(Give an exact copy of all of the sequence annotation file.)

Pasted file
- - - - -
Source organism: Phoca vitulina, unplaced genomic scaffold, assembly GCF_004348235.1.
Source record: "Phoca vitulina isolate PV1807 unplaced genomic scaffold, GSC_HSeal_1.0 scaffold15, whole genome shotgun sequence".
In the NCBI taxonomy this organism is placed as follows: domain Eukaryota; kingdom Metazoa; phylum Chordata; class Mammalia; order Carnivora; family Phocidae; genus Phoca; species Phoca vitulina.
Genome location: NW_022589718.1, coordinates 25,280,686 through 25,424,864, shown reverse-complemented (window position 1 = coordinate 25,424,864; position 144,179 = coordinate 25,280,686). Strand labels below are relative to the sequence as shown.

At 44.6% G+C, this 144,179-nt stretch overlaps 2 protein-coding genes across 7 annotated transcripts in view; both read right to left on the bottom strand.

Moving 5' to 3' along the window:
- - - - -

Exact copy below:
Source organism: Phoca vitulina, unplaced genomic scaffold, assembly GCF_004348235.1.
Source record: "Phoca vitulina isolate PV1807 unplaced genomic scaffold, GSC_HSeal_1.0 scaffold15, whole genome shotgun sequence".
In the NCBI taxonomy this organism is placed as follows: domain Eukaryota; kingdom Metazoa; phylum Chordata; class Mammalia; order Carnivora; family Phocidae; genus Phoca; species Phoca vitulina.
Genome location: NW_022589718.1, coordinates 25,280,686 through 25,424,864, shown reverse-complemented (window position 1 = coordinate 25,424,864; position 144,179 = coordinate 25,280,686). Strand labels below are relative to the sequence as shown.

At 44.6% G+C, this 144,179-nt stretch overlaps 2 protein-coding genes across 7 annotated transcripts in view; both read right to left on the bottom strand.

Moving 5' to 3' along the window: